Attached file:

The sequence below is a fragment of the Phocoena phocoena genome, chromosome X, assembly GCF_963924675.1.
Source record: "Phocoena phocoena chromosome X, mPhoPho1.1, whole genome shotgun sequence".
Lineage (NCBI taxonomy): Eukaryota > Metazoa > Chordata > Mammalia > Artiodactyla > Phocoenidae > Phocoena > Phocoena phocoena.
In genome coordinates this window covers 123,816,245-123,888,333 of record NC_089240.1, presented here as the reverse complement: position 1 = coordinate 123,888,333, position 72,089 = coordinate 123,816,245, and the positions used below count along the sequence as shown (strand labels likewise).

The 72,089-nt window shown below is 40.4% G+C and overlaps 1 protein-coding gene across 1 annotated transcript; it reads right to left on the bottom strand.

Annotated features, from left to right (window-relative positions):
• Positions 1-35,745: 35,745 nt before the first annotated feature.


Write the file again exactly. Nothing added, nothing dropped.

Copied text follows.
The sequence below is a fragment of the Phocoena phocoena genome, chromosome X, assembly GCF_963924675.1.
Source record: "Phocoena phocoena chromosome X, mPhoPho1.1, whole genome shotgun sequence".
Lineage (NCBI taxonomy): Eukaryota > Metazoa > Chordata > Mammalia > Artiodactyla > Phocoenidae > Phocoena > Phocoena phocoena.
In genome coordinates this window covers 123,816,245-123,888,333 of record NC_089240.1, presented here as the reverse complement: position 1 = coordinate 123,888,333, position 72,089 = coordinate 123,816,245, and the positions used below count along the sequence as shown (strand labels likewise).

The 72,089-nt window shown below is 40.4% G+C and overlaps 1 protein-coding gene across 1 annotated transcript; it reads right to left on the bottom strand.

Annotated features, from left to right (window-relative positions):
• Positions 1-35,745: 35,745 nt before the first annotated feature.